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Mali accuses France of training ‘terrorists’ in country

US Rep. Ilhan Omar (D-MN) (L) talks with Speaker of the House Nancy Pelosi (D-CA) during a rally with fellow Democrats before voting on H.R. 1, or the People Act, on the East Steps of the US Capitol on March 08, 2019 in Washington, DC. (AFP photo)
French Barkhane force commandos mount a machine gun on a camouflaged pickup as Malian workers drive by, in Gao, Mali, on June 7, 2021. (Photo by AP)

Mali says it has evidence that France has been training “terrorist” groups operating in the West African country.

Mali’s Prime Minister Choguel Kokalla Maiga told Sputnik on Friday that French troops had created an enclave in Kidal, a town in the desert region of northern Mali, and handed it over to a terrorist group known as Ansar al-Din.

“Mali has no access to Kidal, this is an enclave controlled by France,” he said, adding that the Malian military was banned from entering the territory.

“They have armed groups trained by French officers. We have evidence... We do not understand this situation and do not want to tolerate it,” the Malian prime minister said.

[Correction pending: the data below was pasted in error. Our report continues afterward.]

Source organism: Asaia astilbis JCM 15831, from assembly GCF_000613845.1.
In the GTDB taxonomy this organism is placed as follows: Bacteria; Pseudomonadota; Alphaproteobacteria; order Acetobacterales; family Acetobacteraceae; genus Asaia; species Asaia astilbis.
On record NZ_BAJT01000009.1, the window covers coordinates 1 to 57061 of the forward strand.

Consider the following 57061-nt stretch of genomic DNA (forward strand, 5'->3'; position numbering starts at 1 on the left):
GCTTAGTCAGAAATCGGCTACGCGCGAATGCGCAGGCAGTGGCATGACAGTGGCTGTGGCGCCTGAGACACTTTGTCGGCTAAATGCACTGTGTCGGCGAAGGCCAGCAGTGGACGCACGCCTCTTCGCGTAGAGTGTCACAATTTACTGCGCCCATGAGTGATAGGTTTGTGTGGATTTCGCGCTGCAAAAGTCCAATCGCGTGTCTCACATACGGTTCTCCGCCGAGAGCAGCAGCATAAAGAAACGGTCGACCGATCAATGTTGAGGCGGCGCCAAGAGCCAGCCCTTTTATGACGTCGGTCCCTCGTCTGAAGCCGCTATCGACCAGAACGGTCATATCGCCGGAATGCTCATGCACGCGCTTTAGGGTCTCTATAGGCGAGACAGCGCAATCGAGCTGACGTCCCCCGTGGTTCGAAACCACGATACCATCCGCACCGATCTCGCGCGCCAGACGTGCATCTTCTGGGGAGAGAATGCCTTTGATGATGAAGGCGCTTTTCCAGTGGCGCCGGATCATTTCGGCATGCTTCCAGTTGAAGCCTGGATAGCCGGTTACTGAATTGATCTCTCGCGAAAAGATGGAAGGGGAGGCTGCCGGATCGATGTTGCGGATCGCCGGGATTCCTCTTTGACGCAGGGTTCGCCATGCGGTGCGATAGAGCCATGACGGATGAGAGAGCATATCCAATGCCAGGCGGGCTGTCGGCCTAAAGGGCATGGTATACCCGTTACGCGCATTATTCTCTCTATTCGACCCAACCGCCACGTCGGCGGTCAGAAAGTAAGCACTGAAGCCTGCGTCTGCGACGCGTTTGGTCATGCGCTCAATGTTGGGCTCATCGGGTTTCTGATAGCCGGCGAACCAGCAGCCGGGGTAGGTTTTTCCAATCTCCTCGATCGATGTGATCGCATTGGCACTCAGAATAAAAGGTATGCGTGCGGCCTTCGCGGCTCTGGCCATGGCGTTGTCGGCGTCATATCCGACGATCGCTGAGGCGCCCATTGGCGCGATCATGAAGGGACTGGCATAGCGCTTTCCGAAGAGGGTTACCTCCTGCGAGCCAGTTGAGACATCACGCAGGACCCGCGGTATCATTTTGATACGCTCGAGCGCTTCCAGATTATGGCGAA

Maiga further said that the alleged terrorists that are operating in the country “came from Libya, and who destroyed the state of Libya? It was France with allies.”

A French mission began operating in Mali in 2013 to allegedly counter militants that Paris claims are linked to the al-Qaeda and Daesh terrorist groups. This summer, French President Emmanuel Macron announced a gradual drawdown of France’s military presence in the Sahel and the end of the French military operation known as Barkhane.

Mali accused France of abandoning the conflict-ravaged country with the “unilateral” decision to withdraw troops. Mali’s military-dominated government then asked private Russian security companies for help in its fight against terrorism. Ever since, tensions have been high between France and its former colony.

Maiga said his government was justified to “seek other partners” to boost security.

Mali summoned France’s ambassador to the country on Tuesday, after Macron suggested that the Malian military government was “not even really one.” Macron said, “It’s not the role of the French army to fill in for the ‘non-work,’ if I may describe it, of the Malian state.”

The prime minster of Mali told Sputnik that France needed to understand that the junta was responsible for the country’s security and would seek assistance from other partners, since it was dissatisfied with the actions of the French government.


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